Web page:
Western Springs legislator lashes out at action in lame-duck session
Updated: February 11, 2013 6:13AM
At least one suburban legislator is rankled by last-ditch efforts to pass laws on controversial issues during the lame duck session in Springfield.
State Rep. Jim Durkin, R-82nd, Western Springs, said moves to rush through laws banning assault weapons and allowing same-sex marriage are unfair to voters.
“I’ve had it with the 11th hour passage of bills which do not get the thorough vetting before the public and members of the legislature,” Durkin said.
“There are bills which get pushed through when the threshold drops to 60 votes and a number of legislators are on their way out who otherwise would vote against these measures, but they’re looking to make friends.”
Durkin referred to the lame-duck session two years go when lawmakers abolished the death penalty in Illinois, legalized civil unions and hiked the state income tax.
“I have been in the minority party for a great amount of time, and it’s sickening to watch this process play out,” he said. “It should disgust the voters in Illinois.”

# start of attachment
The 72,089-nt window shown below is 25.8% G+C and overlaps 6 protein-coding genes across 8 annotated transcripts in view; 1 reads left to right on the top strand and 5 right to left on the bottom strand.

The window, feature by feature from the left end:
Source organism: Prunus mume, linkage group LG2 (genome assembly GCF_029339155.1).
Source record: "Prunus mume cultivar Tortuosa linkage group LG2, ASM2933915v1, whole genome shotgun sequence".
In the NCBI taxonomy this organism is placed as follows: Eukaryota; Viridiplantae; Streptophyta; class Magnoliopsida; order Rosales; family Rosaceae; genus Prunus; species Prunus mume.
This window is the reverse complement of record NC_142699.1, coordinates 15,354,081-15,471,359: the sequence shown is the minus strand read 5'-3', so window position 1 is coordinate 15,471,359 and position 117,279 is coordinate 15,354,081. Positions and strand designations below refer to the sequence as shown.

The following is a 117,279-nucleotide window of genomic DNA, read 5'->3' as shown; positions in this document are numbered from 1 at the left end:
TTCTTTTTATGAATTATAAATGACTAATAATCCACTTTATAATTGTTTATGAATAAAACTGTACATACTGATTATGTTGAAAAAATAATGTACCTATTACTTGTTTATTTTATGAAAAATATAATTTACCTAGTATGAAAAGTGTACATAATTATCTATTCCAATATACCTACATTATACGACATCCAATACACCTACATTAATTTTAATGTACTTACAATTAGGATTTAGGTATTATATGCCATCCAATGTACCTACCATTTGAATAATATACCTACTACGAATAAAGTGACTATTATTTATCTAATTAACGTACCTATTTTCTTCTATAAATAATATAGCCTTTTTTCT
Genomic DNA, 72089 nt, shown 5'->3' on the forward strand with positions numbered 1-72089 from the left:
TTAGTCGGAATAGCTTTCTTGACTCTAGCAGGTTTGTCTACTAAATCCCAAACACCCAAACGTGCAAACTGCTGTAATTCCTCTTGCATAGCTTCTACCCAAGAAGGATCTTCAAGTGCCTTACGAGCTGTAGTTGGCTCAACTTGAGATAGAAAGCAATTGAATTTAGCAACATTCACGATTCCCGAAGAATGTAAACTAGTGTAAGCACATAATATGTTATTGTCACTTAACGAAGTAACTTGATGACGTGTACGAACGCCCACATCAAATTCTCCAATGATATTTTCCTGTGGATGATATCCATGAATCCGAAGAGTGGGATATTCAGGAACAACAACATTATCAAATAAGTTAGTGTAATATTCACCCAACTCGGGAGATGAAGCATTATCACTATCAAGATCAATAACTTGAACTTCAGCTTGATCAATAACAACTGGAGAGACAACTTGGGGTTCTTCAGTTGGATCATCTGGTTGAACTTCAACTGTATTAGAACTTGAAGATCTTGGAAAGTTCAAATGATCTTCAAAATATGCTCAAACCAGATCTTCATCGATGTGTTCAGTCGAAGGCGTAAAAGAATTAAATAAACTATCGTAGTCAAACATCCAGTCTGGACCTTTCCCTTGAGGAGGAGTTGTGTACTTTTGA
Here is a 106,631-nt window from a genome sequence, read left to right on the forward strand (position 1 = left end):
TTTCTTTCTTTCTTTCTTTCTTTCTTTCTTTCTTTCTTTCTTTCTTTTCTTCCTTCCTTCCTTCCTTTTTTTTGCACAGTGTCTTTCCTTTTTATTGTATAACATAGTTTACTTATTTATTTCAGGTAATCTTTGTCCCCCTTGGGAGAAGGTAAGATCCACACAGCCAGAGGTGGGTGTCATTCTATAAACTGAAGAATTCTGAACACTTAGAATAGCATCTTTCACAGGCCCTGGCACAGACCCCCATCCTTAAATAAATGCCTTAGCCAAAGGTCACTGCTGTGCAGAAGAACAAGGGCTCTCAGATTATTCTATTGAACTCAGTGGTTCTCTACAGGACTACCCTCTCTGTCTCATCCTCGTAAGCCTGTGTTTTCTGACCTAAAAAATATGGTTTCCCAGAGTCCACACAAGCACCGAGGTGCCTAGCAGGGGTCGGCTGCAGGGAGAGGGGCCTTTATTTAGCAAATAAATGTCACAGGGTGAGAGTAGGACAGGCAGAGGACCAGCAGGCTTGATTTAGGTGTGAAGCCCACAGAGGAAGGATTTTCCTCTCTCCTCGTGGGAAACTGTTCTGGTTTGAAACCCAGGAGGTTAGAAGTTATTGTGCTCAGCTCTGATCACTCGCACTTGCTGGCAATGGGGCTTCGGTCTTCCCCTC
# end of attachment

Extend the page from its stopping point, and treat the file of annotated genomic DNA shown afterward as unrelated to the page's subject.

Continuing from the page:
The assault weapons ban and same-sex marriage deserve thoughtful debate and analysis with opportunity for public input, he said.
Information late Thursday indicated sponsors didn’t have enough votes to bring bills on either controversial issue to the Senate floor for a vote, Durkin said. The House of Representatives returns Sunday, and all matters must be wrapped up before new lawmakers are sworn in Jan. 9.
Durkin voted against the civil union measure two years ago and said he would need time to analyze how the same-sex marriage law would affect couples differently.
Gun control laws shouldn’t be passed piecemeal, but should be considered as a whole in light of the recent federal ruling Dec. 11 striking down Illinois’ ban on carrying concealed weapons, he said.
Durkin said he is studying details of bills banning assault weapons, but didn’t spell out a position, other than advocating for a comprehensive approach to gun control.
But the ramrod approach to controversial legislation has spurred Durkin to research and introduce a measure of his own in the near future.
Durkin said he intends to sponsor a bill insuring that a super majority vote, rather than a simple majority of 60, is required to pass bills in the House after May 31, to prevent lame-duck session abuses.
“This is just wrong. The fact that it’s being done in the dark of night at a speed, which is nearly impossible for a thoughtful debate and input from the public,” he said.
Lawmakers instead should be spending time and effort on solving the unfunded pension liability and the state’s backlog of unpaid bills, he said.~.